Indesing dulling B/W tones

New Here ,
Jan 15, 2021 Jan 15, 2021

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Hey!

I see all the conversations on here about color space and the dulling of colors-- but does anyone experience tonal flattening when transferring imabes to Indesign? This flattening of the tones transfers to the PDF as well, no matter the color space.

examples below:
Screen Shot 2021-01-15 at 18.01.28.pngOriginal Screen Shot 2021-01-15 at 18.00.55.pngIndesign

Thanks!

    

TOPICS
Bug, Import and export, Performance, Print, Publish online

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Adobe Community Professional ,
Jan 16, 2021 Jan 16, 2021

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How it looks in InDesign is due to InDesign using a Proxy Image - it doesn't show the actual image. 

The flattening of tones in the PDF is due to your PDF settings. 

InDesign has no ability to alter your image - only the output settings affect the output result. 

 

You will have to share more details - like PDF settings, your colour settings etc. 

 

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New Here ,
Jan 16, 2021 Jan 16, 2021

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I've exported thru all color spaces, changed the images thru all color spaces, the flat tones carries through regardless.

My workaround has been processing them from PSD to JPEG and re-inserting them.

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Adobe Community Professional ,
Jan 16, 2021 Jan 16, 2021

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With Overprint Preview turned on InDesign previews grayscales as they will print on the CMYK black plate using the document’s assigned CMYK profile. With OP turned off and an RGB Transparency Blend Space, the preview is sGray (2.2 Gamma), which is useful if you are designing for screens. If you are designing for print you’ll want to use a matching CMYK Black Ink profile when you edit the original in Photoshop (not Photoshop’s default 20% Dot Gain Gray profile).

 

These threads describe how to use Black Ink profiles:

 

https://community.adobe.com/t5/indesign/exporting-rgb-cmyk-and-grayscale-to-print-pdf/m-p/11034002?p...

 

https://community.adobe.com/t5/indesign/dot-gain-or-gray-gamma/td-p/8365606?page=1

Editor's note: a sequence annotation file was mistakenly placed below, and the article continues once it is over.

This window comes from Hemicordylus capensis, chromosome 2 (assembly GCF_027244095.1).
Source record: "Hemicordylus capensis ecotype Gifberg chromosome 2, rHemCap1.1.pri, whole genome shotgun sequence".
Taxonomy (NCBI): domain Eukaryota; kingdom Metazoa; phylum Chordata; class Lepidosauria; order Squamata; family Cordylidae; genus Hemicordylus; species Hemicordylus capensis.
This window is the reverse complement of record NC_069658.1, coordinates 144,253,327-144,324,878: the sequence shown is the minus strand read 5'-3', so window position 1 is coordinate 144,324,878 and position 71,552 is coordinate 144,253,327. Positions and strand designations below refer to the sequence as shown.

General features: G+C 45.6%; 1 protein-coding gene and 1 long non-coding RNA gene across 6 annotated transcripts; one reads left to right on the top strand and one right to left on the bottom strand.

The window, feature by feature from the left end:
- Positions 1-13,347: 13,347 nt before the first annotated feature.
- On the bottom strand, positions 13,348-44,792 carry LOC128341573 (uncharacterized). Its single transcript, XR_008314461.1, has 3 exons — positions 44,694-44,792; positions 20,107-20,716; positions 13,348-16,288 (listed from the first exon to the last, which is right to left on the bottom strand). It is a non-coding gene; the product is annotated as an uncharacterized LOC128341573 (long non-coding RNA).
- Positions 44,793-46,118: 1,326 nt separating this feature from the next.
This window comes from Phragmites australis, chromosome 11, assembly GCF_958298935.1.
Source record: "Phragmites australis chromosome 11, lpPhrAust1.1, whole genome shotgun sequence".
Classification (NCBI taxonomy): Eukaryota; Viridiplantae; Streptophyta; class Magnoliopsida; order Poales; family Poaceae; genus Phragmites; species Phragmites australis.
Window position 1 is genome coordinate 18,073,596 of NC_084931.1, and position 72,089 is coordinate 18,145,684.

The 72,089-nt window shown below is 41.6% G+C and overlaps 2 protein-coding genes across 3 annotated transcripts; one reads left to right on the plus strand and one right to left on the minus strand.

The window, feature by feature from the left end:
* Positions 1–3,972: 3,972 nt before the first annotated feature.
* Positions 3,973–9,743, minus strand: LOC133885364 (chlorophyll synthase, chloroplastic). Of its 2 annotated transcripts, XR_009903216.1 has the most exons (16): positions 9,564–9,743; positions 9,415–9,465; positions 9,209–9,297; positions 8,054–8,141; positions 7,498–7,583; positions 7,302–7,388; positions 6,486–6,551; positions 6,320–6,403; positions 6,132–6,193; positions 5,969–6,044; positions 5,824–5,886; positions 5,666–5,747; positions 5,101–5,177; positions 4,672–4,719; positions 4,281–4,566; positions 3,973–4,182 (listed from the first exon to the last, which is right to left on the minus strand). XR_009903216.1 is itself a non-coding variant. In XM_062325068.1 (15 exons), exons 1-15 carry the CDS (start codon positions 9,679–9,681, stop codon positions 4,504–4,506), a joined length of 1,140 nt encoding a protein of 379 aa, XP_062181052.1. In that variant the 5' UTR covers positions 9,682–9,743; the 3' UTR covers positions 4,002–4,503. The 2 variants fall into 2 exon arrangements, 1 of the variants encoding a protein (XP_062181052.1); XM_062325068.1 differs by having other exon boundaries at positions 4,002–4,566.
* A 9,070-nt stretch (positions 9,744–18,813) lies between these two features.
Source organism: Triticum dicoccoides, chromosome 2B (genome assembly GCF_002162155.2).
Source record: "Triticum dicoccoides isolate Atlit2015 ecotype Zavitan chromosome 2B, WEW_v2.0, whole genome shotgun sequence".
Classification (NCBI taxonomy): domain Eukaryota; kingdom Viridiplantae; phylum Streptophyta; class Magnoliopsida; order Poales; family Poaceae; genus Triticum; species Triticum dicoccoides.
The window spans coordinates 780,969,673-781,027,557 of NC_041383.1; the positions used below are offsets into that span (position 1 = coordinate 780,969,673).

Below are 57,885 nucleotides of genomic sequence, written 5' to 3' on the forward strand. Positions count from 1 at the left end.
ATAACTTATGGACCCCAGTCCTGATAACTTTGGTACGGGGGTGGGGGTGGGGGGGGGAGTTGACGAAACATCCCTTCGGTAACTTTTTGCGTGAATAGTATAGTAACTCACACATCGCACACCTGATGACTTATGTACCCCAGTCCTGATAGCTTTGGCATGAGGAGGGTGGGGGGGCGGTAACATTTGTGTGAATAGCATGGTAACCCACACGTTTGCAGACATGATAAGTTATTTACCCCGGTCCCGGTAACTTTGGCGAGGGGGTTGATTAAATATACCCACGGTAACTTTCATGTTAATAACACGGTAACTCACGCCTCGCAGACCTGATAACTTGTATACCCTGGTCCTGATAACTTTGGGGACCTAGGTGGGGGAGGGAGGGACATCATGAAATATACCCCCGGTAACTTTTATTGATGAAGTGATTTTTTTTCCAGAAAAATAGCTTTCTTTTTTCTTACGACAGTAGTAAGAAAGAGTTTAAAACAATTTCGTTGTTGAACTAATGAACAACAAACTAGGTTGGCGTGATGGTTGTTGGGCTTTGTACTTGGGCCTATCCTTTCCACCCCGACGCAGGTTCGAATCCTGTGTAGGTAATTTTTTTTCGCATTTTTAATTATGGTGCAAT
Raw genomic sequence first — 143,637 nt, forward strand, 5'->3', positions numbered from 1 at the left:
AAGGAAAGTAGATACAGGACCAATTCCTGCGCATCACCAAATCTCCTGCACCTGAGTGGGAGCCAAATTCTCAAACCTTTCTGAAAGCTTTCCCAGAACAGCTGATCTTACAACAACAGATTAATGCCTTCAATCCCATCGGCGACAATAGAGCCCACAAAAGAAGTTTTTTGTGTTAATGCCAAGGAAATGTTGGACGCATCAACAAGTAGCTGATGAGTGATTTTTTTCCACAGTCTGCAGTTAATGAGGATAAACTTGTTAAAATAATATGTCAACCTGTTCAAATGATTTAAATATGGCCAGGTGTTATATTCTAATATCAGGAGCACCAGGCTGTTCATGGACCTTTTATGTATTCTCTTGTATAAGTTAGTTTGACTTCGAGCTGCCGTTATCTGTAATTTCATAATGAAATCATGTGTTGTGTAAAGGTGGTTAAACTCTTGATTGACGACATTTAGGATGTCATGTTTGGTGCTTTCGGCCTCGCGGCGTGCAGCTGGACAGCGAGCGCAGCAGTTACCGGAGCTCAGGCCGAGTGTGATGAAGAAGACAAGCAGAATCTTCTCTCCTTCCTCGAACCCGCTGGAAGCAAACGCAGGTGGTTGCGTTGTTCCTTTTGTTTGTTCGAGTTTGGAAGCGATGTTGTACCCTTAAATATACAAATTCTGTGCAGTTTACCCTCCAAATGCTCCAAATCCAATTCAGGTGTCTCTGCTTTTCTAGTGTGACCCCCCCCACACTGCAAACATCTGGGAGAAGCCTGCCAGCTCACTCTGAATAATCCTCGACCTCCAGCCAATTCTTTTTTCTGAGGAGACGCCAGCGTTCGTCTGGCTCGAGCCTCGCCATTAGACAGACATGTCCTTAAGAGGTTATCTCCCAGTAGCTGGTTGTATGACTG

https://community.adobe.com/t5/photoshop/adjusting-many-black-and-white-pictures/td-p/11699029?page=...

 

 

 

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New Here ,
Jan 16, 2021 Jan 16, 2021

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Attempted, no change to the image in the program, or coming out.

As addressed above, I've run through all color spaces in photoshop to indesign and indesign to PDF-- no change to tones.

Would this have something to do with the file being dropped in as a PSD? converting the file to Jpeg seems to work fine-- but I have to remember to change the file before final.

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Adobe Community Professional ,
Jan 16, 2021 Jan 16, 2021

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What is your InDesign document’s assigned CMYK profile? 

 

Here my InDesign CMYK profile is Coated GRACol and I have Overprint Preview turned on. I’m using the Black Ink version of the Coated GRACol profile as the Gray profile in Photoshop. 

 

If you want to share your ID doc and the grayscale via a sharing service like Dropbox or your CC account we can take a look.

 

Screen Shot 11.png

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New Here ,
Jan 17, 2021 Jan 17, 2021

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I've changed from Document/Working CMYK to RGB 1999 to GRACol-- each is a sublt change, but not the full tones.
PS is Grey Gamma 2.2

 

Screen Shot 2021-01-17 at 14.26.49.png

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Adobe Community Professional ,
Jan 19, 2021 Jan 19, 2021

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In InDesign the document’s CMYK profile is set via Edit>Assign Profiles... (not the Color Settings Working CMYK, which could be different).

 

In Photoshop you want to change the Grayscale’s profile assignment to the Black Ink version of the InDesign Document’s CMYK profile. You can see my grayscale example has Black Ink GRACol assigned—not Gamma 2.2.

 

Gamma 2.2 is a display class profile—Black Ink profiles are for press output.

 

There are detailed instructions on creating and assigning Black Ink profiles in the links I posted above.

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Adobe Community Professional ,
Jan 19, 2021 Jan 19, 2021

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Also, if your Photoshop grayscale is Gamma 2.2, setting your InDesign Transparency Blend space to RGB should give you a match. That wouldn’t cause an output problem if the destination is a screen, or you are printing to a composite printer (i.e., inkjet), but if the output is an offset press, the grayscale will get converted to 4-color CMYK.

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